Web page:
“BB&T bank out with its earnings, came out with $0.23 a share, a penny better than Thomson was looking for. Also talked about revenue of $2.8 billion in line…. Looking for non-performing assets as a percentage of total assets increasing 2.48% as of September 30th.” — CNBC’s Squawk Box 10/19/2009
BB&T (BBT) reported third quarter earnings of 23 cents per share or $157 million. The bank’s profits came in one cent above the consensus of analysts’ estimates, but the Street has not greeted the results with enthusiasm as results represent a 58% drop in net income from a year ago. Shares of BB&T have sold off nearly 5% as the indices are soaring higher, and the main reason for this is the increased loan loss reserves set aside by BB&T. The bank set aside $709 million to cushion the shock of future losses, and this is nearly double the amount set aside a year ago. Furthermore, this follows the second quarter where the company added $701 million to reserves.
For much of the last year, BB&T has been regarded as one of the winners of the credit crisis because of their generally conservative practices. They have been one of the few major banks who have yet to report a loss in any recent quarter. However, the company’s debt portfolio is largely exposed to commercial real estate loans primarily in the Southeast region. The bank reported that they are seeing an increase in late payments and charge offs in the quarter.
BB&T’s recent acquisition of Colonial BancGroup’s deposits and assets has increased the risk associated with this bank. Colonial failed under the weight of its exposure to risky loans largely in Florida, an area that prior to the deal BB&T had luckily limited exposure. The deal to acquire these risky assets came with backing from the U.S. government on the first $5 billion in loan losses related to Colonial.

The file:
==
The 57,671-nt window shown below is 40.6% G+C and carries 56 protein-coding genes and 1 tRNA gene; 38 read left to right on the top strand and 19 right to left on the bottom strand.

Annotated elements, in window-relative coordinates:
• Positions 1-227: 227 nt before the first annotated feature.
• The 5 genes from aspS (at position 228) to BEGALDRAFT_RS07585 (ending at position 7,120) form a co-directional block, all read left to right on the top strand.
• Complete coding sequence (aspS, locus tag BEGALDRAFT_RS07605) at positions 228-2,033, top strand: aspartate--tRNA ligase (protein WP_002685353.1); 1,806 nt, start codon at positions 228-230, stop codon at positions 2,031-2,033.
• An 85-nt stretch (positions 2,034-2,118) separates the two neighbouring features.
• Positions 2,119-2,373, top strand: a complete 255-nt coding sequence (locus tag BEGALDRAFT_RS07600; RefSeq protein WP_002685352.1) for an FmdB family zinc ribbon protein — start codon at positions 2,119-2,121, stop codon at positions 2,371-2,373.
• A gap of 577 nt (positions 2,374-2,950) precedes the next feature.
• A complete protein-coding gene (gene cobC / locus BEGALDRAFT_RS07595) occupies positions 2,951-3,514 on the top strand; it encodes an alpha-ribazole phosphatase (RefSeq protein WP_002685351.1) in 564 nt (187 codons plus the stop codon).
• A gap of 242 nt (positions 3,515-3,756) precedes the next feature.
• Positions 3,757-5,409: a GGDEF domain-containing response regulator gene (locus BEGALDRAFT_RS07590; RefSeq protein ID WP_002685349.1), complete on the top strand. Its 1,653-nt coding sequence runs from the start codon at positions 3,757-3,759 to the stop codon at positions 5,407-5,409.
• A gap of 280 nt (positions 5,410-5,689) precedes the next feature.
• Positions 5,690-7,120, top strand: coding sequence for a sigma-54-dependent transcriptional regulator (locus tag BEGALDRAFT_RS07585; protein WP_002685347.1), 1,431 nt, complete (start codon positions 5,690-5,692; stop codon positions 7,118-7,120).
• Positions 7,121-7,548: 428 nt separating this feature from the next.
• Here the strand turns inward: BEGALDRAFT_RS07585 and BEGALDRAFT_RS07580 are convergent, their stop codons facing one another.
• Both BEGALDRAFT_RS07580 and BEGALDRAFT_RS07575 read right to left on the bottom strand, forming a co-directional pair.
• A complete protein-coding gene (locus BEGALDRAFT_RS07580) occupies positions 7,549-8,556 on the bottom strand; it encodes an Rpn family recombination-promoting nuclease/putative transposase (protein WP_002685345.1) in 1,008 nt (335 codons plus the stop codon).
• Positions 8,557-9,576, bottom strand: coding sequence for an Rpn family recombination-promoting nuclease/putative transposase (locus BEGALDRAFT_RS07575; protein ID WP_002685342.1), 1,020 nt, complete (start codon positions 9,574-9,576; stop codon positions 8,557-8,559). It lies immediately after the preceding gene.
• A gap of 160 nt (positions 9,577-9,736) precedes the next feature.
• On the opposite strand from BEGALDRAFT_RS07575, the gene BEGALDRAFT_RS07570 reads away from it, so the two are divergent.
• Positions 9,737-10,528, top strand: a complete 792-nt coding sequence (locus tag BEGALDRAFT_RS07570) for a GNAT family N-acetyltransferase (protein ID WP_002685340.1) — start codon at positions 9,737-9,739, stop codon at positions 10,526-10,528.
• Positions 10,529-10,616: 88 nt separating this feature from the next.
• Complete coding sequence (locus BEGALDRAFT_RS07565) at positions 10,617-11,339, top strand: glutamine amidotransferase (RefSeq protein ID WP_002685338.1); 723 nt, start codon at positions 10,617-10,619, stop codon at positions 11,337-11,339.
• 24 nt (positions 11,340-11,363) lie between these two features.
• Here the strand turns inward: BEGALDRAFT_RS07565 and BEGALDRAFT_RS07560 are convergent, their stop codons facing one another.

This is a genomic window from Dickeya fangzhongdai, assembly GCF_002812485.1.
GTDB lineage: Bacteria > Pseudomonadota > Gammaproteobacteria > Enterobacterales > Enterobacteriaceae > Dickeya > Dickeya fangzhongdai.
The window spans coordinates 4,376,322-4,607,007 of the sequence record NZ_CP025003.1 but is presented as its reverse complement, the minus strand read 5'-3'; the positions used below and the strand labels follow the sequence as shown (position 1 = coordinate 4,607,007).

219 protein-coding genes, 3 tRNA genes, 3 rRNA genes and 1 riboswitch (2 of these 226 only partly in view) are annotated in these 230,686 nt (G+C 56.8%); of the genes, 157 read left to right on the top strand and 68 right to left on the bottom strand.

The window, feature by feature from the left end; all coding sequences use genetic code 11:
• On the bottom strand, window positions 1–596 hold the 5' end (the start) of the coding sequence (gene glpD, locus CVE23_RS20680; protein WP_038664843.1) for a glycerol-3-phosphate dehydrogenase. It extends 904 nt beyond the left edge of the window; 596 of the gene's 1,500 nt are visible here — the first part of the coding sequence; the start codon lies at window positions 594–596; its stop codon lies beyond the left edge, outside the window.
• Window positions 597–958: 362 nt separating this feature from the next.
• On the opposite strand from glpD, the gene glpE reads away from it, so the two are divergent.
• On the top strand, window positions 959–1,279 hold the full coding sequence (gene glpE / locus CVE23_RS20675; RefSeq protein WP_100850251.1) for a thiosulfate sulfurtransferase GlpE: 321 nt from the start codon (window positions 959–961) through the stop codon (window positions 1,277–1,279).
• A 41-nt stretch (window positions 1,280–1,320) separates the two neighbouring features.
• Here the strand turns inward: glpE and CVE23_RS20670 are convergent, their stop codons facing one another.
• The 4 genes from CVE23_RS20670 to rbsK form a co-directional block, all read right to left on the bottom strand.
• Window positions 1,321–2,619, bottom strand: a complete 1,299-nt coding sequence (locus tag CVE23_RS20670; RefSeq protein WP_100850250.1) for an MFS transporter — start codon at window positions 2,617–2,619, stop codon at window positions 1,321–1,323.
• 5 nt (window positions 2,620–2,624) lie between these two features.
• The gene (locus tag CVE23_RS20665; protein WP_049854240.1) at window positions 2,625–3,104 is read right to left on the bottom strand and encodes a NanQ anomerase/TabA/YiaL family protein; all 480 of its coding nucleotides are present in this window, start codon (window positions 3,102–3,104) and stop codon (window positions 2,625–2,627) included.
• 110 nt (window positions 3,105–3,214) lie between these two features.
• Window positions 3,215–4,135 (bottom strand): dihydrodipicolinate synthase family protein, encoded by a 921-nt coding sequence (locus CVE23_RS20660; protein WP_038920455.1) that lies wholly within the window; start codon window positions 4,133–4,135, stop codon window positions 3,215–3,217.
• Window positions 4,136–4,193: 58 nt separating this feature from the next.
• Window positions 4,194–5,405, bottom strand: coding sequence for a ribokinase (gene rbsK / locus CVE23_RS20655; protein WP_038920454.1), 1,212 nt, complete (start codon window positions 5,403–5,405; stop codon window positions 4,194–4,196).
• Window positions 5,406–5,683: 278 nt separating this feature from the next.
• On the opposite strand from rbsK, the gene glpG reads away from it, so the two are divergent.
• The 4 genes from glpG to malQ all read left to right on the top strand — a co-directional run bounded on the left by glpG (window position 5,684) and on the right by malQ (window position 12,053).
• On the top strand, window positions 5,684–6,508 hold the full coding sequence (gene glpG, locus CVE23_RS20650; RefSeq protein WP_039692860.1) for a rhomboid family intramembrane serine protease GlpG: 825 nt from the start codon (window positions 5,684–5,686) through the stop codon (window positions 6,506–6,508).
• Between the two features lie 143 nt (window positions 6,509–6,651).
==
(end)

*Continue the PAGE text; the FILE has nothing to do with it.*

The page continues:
BB&T has increased the percentage of allowed loan losses now covered by reserves to 2.49% (excluding covered loans from FDIC backing) from 2.19% at the end of the second quarter. The buildup of reserves suggests two possibilities; either BB&T believes there is more risk of losses from Colonial than originally thought or that the company’s original book of debt is starting to show signs of weakness. Whether either or both of these scenarios are happening, it is cause for concern in the market as BB&T may lose the mantel of “conservative management.”
We have recently downgraded BB&T to Fairly Valued from Undervalued because the stock has appreciated into a price range that was no longer attractive given the growing risk in real estate. Residential foreclosures and nonperforming loans are still extremely high and many analysts believe will only get worse with the upcoming mortgage reset schedule. Furthermore, banks are just starting to recognize the difficulty that lay ahead in commercial real estate. Time will tell whether the acquisition of Colonial was a risk worth taking, but if the losses can be contained to right around the $5 billion mark then it certainly makes sense. For right now, we are neutral on BB&T as some of the concerns over real estate have been baked into the price, but we do not see enough value to compensate for the risk to recommend these shares.